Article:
Statistics from Altmetric.com
If you wish to reuse any or all of this article please use the link below which will take you to the Copyright Clearance Center’s RightsLink service. You will be able to get a quick price and instant permission to reuse the content in many different ways.
In order to respond to the severe acute respiratory syndrome coronavirus 2 (SARS-CoV2) pandemic, all fields of medical and biological sciences are working to improve the understanding of coronavirus disease 2019 (COVID-19). In this race against time, studies are expeditiously conducted and journal review and acceptance processes accelerated. Although this approach dramatically reduced the time required to publish, could the quality of these new studies be affected? Indeed, reducing the review time may allow for errors or biases to be missed, jeopardising the validity of evidence-based medicine principles. Abundance of information can also be confusing for healthcare practitioners and governments.1 Moreover, redundancy in COVID-19 trials could lead to lost time and energy for research teams, scientific journals and reviewers.2
In order to explore this phenomenon, we used the Medline database to assess the occurrence of the keyword COVID-19 along the course of the pandemic. We also extracted data concerning COVID-19 deaths from Worldometer (https://www.worldometers.info/coronavirus/) to obtain the cumulative number of deaths since the first report on 23 January 2020. Death reporting was chosen because it is a more reliable pandemic progression index than the number of cases. Stata 15 (StataCorp, College station, TX, USA) was used for data analysis and graphical representations. The growth rate of deaths and of publications were calculated on the basis of cumulative data.
From 21 January 2020 until 22 April 2020, a total of 6173 publications using the keyword COVID-19 were identified. During the same period, 184 066 COVID-19-related deaths were reported. Graphical representation of the cumulative number of publications over time demonstrated a curve similar to that of cumulative number of deaths (figure 1A). The growth rate calculated from the raw cumulative number of deaths and publications demonstrated similar tremendous rates (figure 1B).
We demonstrated that there is an abnormal amount of newly reported studies on COVID-19. It appeared that the amount of publications over time rose earlier than that of deaths and followed a similar growth rate to SARS-CoV2 deaths. A limitation to our analysis was that we were not able to evaluate the level of evidence of the reports. This should be evaluated in a subsequent study.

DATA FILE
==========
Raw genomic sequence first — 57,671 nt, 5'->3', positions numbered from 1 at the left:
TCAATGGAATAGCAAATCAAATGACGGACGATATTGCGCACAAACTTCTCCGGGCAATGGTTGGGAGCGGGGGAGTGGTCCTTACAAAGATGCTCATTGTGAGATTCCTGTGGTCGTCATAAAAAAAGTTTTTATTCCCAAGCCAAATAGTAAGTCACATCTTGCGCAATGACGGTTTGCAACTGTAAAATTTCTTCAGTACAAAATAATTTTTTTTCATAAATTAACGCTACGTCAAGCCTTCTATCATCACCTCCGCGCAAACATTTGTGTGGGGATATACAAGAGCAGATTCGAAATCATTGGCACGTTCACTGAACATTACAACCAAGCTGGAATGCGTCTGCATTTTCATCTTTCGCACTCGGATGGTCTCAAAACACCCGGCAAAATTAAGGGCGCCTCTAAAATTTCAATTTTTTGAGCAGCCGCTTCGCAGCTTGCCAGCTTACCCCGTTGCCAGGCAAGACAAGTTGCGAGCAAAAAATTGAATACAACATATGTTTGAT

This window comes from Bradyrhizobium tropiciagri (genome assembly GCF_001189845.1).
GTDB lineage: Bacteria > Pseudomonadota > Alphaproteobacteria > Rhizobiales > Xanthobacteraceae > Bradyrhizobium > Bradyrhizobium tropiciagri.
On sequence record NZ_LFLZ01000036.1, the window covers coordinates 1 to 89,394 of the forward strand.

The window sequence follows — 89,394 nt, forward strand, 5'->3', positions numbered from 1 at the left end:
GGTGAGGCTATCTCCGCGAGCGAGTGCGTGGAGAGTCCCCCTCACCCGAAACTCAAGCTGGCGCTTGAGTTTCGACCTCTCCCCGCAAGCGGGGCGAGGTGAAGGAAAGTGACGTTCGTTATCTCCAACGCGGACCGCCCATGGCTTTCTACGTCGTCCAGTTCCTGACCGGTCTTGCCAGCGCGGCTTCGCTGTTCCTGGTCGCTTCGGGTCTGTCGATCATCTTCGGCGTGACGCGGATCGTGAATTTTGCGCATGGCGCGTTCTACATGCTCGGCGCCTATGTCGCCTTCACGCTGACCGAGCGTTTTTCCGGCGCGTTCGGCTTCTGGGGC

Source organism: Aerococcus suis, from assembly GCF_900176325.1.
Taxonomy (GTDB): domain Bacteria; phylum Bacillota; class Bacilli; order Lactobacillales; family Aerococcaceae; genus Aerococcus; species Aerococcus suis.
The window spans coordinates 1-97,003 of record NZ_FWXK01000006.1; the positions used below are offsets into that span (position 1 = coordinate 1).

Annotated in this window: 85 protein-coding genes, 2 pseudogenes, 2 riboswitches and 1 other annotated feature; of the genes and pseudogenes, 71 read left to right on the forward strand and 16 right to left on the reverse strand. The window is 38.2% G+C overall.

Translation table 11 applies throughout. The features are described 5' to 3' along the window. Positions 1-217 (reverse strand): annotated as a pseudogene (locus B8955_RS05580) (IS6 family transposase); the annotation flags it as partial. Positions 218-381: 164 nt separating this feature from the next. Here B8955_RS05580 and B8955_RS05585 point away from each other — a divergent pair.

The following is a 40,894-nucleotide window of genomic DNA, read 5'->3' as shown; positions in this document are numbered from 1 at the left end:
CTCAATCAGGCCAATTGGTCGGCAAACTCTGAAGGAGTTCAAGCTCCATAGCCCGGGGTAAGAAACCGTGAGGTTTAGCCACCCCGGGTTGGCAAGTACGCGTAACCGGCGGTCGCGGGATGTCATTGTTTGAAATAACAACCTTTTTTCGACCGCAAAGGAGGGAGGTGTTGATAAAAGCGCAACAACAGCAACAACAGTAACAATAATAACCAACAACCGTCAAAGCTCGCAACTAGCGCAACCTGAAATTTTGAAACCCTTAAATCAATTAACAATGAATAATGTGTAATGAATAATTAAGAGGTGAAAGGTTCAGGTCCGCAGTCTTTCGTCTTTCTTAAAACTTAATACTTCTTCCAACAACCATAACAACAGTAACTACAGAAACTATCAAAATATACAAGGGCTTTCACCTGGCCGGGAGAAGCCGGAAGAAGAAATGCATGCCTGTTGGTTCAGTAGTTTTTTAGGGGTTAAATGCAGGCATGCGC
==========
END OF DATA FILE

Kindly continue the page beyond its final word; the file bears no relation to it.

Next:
While acknowledging the academic obligations of institutions and research groups, scientists should be conscious of the impact that these studies may have on designing healthcare policies worldwide. We therefore call for judgement in publishing COVID-19-related studies and call upon scientists worldwide to keep research quality standards unchanged.
We would like to thank Prof. Perneger from the Division of Epidemiology of University Hospitals of Geneva for his precious advice. We are also grateful to Mr Michael Daly for language editing.
Contributors All authors fulfill the ICMJE criteria of authorship. AB, KG, M-JD and TdV designed this work; AB and KG collected the data; AB, KG, M-JD and TdV analysed the data, wrote the draft of the manuscript, contributed to critical revisions of the manuscript and approved the final version of the manuscript.
Funding The authors have not declared a specific grant for this research from any funding agency in the public, commercial or not-for-profit sectors.
Competing interests Dr Alexandre Balaphas and Dr Gkoufa are running studies on COVID-19.
Patient consent for publication Patients or the public were not involved in the design, conduct, reporting or dissemination plans of our research.
Provenance and peer review Not commissioned; internally peer reviewed.